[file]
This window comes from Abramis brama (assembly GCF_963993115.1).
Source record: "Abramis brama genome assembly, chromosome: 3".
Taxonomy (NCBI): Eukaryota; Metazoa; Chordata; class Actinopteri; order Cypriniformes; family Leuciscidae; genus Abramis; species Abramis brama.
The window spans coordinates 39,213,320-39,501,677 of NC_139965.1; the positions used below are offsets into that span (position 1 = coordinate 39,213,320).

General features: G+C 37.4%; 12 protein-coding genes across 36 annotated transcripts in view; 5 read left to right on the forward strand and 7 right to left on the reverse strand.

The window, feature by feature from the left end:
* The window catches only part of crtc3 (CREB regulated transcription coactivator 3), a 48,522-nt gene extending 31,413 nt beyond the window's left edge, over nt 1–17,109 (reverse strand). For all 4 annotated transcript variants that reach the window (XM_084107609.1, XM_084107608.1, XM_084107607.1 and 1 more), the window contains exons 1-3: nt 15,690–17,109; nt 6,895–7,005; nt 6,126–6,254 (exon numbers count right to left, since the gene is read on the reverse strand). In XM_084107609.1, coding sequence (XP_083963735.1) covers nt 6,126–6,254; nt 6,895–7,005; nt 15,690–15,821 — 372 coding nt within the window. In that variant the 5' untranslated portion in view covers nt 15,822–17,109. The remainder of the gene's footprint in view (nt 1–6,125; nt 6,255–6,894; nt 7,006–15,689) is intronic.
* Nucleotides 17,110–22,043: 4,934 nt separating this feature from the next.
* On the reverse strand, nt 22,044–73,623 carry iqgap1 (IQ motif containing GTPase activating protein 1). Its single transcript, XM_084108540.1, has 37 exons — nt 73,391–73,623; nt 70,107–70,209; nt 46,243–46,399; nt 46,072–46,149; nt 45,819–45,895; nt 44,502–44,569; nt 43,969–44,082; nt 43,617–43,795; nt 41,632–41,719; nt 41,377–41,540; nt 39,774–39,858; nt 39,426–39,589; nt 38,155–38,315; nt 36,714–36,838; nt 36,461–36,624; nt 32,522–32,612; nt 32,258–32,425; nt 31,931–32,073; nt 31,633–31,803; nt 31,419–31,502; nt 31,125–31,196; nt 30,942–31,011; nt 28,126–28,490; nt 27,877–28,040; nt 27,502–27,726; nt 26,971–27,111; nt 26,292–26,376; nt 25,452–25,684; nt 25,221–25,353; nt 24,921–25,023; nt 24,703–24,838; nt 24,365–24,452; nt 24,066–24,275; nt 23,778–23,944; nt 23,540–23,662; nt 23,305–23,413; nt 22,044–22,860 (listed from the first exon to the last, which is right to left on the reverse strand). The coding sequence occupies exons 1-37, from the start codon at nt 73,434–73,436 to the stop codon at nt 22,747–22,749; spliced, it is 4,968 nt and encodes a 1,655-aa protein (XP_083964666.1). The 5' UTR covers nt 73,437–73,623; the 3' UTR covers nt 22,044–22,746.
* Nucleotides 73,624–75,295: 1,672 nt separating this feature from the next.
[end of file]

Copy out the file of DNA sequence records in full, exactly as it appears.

This window comes from Abramis brama (assembly GCF_963993115.1).
Source record: "Abramis brama genome assembly, chromosome: 3".
Taxonomy (NCBI): Eukaryota; Metazoa; Chordata; class Actinopteri; order Cypriniformes; family Leuciscidae; genus Abramis; species Abramis brama.
The window spans coordinates 39,213,320-39,501,677 of NC_139965.1; the positions used below are offsets into that span (position 1 = coordinate 39,213,320).

General features: G+C 37.4%; 12 protein-coding genes across 36 annotated transcripts in view; 5 read left to right on the forward strand and 7 right to left on the reverse strand.

The window, feature by feature from the left end:
* The window catches only part of crtc3 (CREB regulated transcription coactivator 3), a 48,522-nt gene extending 31,413 nt beyond the window's left edge, over nt 1–17,109 (reverse strand). For all 4 annotated transcript variants that reach the window (XM_084107609.1, XM_084107608.1, XM_084107607.1 and 1 more), the window contains exons 1-3: nt 15,690–17,109; nt 6,895–7,005; nt 6,126–6,254 (exon numbers count right to left, since the gene is read on the reverse strand). In XM_084107609.1, coding sequence (XP_083963735.1) covers nt 6,126–6,254; nt 6,895–7,005; nt 15,690–15,821 — 372 coding nt within the window. In that variant the 5' untranslated portion in view covers nt 15,822–17,109. The remainder of the gene's footprint in view (nt 1–6,125; nt 6,255–6,894; nt 7,006–15,689) is intronic.
* Nucleotides 17,110–22,043: 4,934 nt separating this feature from the next.
* On the reverse strand, nt 22,044–73,623 carry iqgap1 (IQ motif containing GTPase activating protein 1). Its single transcript, XM_084108540.1, has 37 exons — nt 73,391–73,623; nt 70,107–70,209; nt 46,243–46,399; nt 46,072–46,149; nt 45,819–45,895; nt 44,502–44,569; nt 43,969–44,082; nt 43,617–43,795; nt 41,632–41,719; nt 41,377–41,540; nt 39,774–39,858; nt 39,426–39,589; nt 38,155–38,315; nt 36,714–36,838; nt 36,461–36,624; nt 32,522–32,612; nt 32,258–32,425; nt 31,931–32,073; nt 31,633–31,803; nt 31,419–31,502; nt 31,125–31,196; nt 30,942–31,011; nt 28,126–28,490; nt 27,877–28,040; nt 27,502–27,726; nt 26,971–27,111; nt 26,292–26,376; nt 25,452–25,684; nt 25,221–25,353; nt 24,921–25,023; nt 24,703–24,838; nt 24,365–24,452; nt 24,066–24,275; nt 23,778–23,944; nt 23,540–23,662; nt 23,305–23,413; nt 22,044–22,860 (listed from the first exon to the last, which is right to left on the reverse strand). The coding sequence occupies exons 1-37, from the start codon at nt 73,434–73,436 to the stop codon at nt 22,747–22,749; spliced, it is 4,968 nt and encodes a 1,655-aa protein (XP_083964666.1). The 5' UTR covers nt 73,437–73,623; the 3' UTR covers nt 22,044–22,746.
* Nucleotides 73,624–75,295: 1,672 nt separating this feature from the next.